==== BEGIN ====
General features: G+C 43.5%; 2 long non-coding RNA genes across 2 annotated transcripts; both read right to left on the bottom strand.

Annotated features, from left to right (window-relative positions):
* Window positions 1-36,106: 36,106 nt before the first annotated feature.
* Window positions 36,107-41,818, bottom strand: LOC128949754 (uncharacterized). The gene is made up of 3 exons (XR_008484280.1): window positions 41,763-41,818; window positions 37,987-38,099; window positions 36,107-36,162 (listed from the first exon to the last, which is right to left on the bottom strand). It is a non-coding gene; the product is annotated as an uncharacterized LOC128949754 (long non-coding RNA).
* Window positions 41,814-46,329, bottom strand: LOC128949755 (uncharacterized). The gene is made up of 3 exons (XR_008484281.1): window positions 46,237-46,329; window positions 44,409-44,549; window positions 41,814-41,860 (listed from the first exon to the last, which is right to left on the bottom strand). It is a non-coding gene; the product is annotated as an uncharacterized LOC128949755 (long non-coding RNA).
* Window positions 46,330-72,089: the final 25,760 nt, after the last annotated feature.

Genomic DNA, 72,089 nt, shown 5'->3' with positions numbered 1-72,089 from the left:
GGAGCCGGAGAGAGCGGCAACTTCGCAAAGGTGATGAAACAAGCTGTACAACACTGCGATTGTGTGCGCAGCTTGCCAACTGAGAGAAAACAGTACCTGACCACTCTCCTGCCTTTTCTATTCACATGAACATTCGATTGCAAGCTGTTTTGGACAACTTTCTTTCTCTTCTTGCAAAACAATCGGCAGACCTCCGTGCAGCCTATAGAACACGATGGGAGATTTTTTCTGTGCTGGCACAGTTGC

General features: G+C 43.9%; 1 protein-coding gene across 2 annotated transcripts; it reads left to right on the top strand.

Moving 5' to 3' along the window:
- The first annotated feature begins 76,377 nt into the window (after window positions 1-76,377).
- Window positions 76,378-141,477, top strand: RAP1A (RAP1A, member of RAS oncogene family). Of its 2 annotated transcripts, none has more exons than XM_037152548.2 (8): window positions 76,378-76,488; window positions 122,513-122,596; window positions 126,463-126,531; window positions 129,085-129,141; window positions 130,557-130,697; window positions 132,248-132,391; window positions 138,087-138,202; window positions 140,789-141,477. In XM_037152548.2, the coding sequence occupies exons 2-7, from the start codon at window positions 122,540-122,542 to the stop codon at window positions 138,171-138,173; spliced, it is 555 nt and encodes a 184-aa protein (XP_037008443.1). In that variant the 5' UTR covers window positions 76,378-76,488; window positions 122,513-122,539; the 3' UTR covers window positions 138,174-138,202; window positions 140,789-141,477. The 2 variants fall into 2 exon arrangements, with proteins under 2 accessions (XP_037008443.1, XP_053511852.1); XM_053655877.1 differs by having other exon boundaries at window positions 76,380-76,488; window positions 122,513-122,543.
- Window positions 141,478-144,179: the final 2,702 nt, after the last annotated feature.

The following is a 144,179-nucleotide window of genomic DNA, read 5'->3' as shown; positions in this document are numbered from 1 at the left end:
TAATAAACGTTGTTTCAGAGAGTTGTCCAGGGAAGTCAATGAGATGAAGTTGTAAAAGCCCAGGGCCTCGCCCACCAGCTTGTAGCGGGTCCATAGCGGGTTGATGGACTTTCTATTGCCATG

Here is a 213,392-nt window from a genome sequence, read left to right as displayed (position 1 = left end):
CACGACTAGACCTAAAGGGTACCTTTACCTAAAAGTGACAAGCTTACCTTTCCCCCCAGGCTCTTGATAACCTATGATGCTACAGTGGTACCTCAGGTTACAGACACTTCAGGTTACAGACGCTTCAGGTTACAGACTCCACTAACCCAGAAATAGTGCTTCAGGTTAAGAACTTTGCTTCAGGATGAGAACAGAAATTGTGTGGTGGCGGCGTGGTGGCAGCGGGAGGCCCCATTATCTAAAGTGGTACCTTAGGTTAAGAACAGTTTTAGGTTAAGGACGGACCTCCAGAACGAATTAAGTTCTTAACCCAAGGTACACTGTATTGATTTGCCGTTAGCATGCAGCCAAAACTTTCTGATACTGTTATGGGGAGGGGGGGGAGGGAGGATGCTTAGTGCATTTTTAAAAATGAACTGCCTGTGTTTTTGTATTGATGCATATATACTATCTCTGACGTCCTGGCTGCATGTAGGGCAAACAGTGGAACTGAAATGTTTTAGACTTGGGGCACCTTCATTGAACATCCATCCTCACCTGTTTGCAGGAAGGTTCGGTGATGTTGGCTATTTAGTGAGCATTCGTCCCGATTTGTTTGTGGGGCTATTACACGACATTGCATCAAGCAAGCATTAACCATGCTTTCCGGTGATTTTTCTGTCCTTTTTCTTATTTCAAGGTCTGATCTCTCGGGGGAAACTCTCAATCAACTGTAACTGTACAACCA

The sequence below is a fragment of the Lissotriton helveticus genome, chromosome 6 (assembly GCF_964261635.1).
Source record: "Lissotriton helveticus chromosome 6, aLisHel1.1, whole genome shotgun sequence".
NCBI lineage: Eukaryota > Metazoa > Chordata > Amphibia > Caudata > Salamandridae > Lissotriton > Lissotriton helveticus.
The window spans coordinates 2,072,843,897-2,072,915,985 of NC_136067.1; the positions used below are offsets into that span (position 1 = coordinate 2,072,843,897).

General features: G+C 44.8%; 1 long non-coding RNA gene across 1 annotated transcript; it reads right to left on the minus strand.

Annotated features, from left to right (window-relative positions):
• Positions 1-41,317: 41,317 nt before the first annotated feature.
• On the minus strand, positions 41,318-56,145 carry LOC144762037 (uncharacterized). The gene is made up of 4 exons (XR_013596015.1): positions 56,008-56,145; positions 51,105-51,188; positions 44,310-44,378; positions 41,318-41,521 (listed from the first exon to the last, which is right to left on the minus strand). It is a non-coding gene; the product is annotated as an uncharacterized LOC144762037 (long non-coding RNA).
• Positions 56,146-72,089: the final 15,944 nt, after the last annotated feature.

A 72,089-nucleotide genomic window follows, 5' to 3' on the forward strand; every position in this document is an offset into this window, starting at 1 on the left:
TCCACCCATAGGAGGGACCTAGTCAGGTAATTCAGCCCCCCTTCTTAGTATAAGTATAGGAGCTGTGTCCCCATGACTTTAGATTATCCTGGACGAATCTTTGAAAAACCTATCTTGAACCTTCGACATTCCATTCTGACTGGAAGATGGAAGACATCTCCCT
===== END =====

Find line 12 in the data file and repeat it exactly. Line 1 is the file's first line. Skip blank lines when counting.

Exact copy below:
- Window positions 76,378-141,477, top strand: RAP1A (RAP1A, member of RAS oncogene family). Of its 2 annotated transcripts, none has more exons than XM_037152548.2 (8): window positions 76,378-76,488; window positions 122,513-122,596; window positions 126,463-126,531; window positions 129,085-129,141; window positions 130,557-130,697; window positions 132,248-132,391; window positions 138,087-138,202; window positions 140,789-141,477. In XM_037152548.2, the coding sequence occupies exons 2-7, from the start codon at window positions 122,540-122,542 to the stop codon at window positions 138,171-138,173; spliced, it is 555 nt and encodes a 184-aa protein (XP_037008443.1). In that variant the 5' UTR covers window positions 76,378-76,488; window positions 122,513-122,539; the 3' UTR covers window positions 138,174-138,202; window positions 140,789-141,477. The 2 variants fall into 2 exon arrangements, with proteins under 2 accessions (XP_037008443.1, XP_053511852.1); XM_053655877.1 differs by having other exon boundaries at window positions 76,380-76,488; window positions 122,513-122,543.